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‘Rainforests can store 1.7 pounds of carbon, while seagrasses 10 times more than rainforests’…

Seagrass meadows, described as the “lungs of the seas” due to their carbon sequestration properties, are under threat due to rising temperature, pollution, and the activities of boats, the chairman of the Mediterranean Conservation Association told Anadolu on Wednesday.

Zafer Kizilkaya said these plants, sometimes confused with algae, are the only representatives of land-based flowering plants in the sea, and that they bloom and sow seeds.

Seagrass meadows in the Mediterranean are referred to as “Posidonia oceanica” in the literature, and they are an endemic species unique to the Mediterranean, which is not found in any other sea, Kizilkaya explained, saying the plant produces oxygen and traps a significant amount of carbon dioxide in the seawater.

An average seagrass meadow can store eight kilograms (17 pounds) of carbon per square meter in a year, which is an “incredible figure,” Kizilkaya also said.

“Research in the world shows that the plant that can store the most carbon in the world is the seagrass in the Mediterranean. Rainforests can store 800 grams (28 ounces) of carbon, while seagrasses can store 10 times more carbon than rainforests.

“A plant with such a high carbon storage ability will give us the carbon market tomorrow and the next day. Türkiye will have a very serious blue carbon inventory as we can protect these,” he added.

Zafer Kızılkaya

Seagrass meadows, which can live at 0 to 40 meters (0-130 feet) from the sea floor and grow up to 50-60 centimeters (1.6-1.96 feet) in a healthy environment, are very crucial to the ecosystem, he said, noting that juvenile fish and invertebrates can hide in seagrass meadows, and squid and squid can lay their eggs there.

More common in shallow seas

Kizilkaya also shared the following figures regarding the population of seagrass meadows in the Mediterranean:

“With satellite surveys, a total of 56,783 square kilometers (21,924 square miles) of seagrass has been detected on the coasts of 22 countries in the Mediterranean. Tunisia has the most because the seas around it are very shallow, there are about 6,400 square kilometers (2,471 square miles) of seagrass.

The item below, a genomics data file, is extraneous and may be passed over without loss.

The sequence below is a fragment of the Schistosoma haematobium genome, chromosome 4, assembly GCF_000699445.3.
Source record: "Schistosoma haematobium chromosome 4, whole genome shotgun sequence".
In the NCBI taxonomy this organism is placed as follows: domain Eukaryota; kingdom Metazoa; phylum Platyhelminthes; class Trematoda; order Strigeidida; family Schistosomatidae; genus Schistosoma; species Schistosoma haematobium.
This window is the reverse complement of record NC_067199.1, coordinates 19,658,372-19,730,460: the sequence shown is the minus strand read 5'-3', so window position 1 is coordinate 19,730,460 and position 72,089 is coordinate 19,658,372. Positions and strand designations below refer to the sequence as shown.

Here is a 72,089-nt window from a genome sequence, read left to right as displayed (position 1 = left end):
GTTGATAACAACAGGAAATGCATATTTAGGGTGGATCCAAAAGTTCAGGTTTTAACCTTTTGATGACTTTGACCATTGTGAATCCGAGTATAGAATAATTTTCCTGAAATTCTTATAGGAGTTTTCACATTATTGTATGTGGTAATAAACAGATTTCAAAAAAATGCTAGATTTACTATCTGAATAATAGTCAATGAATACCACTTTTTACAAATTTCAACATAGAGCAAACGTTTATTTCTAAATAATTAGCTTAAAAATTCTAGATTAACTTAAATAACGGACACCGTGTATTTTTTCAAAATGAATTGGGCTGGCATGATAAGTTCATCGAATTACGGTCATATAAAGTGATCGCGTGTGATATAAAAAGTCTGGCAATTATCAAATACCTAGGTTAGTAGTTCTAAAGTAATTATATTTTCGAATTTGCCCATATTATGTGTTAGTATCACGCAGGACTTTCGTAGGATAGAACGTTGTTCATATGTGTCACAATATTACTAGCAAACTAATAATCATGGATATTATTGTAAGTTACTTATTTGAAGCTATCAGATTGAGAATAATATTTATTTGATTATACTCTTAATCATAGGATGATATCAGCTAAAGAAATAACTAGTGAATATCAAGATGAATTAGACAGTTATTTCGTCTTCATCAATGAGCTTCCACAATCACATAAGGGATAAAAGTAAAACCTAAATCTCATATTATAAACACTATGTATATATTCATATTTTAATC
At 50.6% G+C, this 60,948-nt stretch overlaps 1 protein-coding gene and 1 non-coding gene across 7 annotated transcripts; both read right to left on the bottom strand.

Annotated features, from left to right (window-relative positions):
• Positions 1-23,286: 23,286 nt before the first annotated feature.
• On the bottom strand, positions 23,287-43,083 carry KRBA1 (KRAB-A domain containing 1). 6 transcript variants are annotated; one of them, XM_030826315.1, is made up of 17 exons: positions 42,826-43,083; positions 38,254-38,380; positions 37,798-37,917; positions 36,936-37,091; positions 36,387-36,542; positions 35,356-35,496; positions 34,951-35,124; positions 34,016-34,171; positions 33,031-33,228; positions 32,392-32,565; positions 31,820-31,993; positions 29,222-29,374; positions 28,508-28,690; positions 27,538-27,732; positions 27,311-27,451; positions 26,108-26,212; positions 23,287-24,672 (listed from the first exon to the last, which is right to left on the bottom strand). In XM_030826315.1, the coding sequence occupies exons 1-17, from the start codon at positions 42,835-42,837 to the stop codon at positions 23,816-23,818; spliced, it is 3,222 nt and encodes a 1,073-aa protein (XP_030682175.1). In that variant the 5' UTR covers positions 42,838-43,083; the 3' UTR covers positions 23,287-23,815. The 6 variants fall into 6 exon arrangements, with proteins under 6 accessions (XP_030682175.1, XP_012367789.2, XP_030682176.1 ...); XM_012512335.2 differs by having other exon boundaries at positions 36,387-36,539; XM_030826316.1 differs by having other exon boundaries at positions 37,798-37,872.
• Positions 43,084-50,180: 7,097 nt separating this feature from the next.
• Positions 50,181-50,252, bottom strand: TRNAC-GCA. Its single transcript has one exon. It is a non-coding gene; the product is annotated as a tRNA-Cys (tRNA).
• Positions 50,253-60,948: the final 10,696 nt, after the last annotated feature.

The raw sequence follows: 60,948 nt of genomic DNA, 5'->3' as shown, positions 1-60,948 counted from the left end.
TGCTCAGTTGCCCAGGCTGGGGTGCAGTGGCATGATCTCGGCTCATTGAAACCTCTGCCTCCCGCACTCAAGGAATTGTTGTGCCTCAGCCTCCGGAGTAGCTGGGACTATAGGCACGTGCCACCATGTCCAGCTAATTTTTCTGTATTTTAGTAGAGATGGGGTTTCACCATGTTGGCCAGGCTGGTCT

“Italy ranks second with 3,300 square kilometers (1274 square miles). Next comes Greece with 2,900 square kilometers (1,118 square miles), Croatia with 2,000 square kilometers (772 square miles), which is less in Türkiye, 740 square kilometers (285 square miles). Because Türkiye’s shallow waters are not that shallow, they deepen very quickly, and most of our current coastal areas are either inhabited or have waters previously used in agriculture.”

There has been a very serious decrease in the seagrass meadows in the Mediterranean in the last 100 years, Kizilkaya said, adding: “A lot of domestic and agricultural pollution in places close to cities and stream mouths enters the sea and this creates very serious pollution, blocking the sunlight. Just as a plant dies, so does the sea. What’s worse is the mixing of potable water or bilge water from boats into the sea. Sea traffic and boats’ chains and anchors cause serious damage to seagrass meadows.”

Sea meadows are not well protected, Kızılkaya also noted, stressing that although there are penalties regarding the anchoring of the boats, there are problems with regard to inspection.

Sea meadows shrinking

He said that although it is prohibited up to 1.5 miles from the shore, illegal trawling is practiced along the 20-30-meter (65-98-feet) line and that fishing, especially its illegal form, has a very serious effect on the destruction of seagrass meadows.

‘Every square meter is precious’

Areas with healthy seagrass meadows should be completely closed to fisheries and serious inspections should be made there, Kizilkaya said, adding that increasing seawater temperatures are another threat to seagrass meadows.

“In summer, seawater rises to 29 degrees Celsius (84 Fahrenheit) on our Mediterranean and Aegean coasts and up to 30 degrees on the surface. The seagrass meadows up to 15 meters (49 feet) in height died in Fethiye last year,” he also said, referring to the coastal district of western Mugla province.

A very urgent action plan should be implemented regarding seagrass meadows, Kizilkaya stressed, and noted: “We threaten seagrasses incredibly with heat and pollution from above, but also with anchors and chains of boats from below. Seagrasses are plants that we all need to preserve. Since our macroalgae, which currently live on the rocks, are eaten and consumed by invasive fish, the area in which our fish fry can live is the sea. That’s why every square meter of seagrass is very, very valuable.”

About İsmail Uğural

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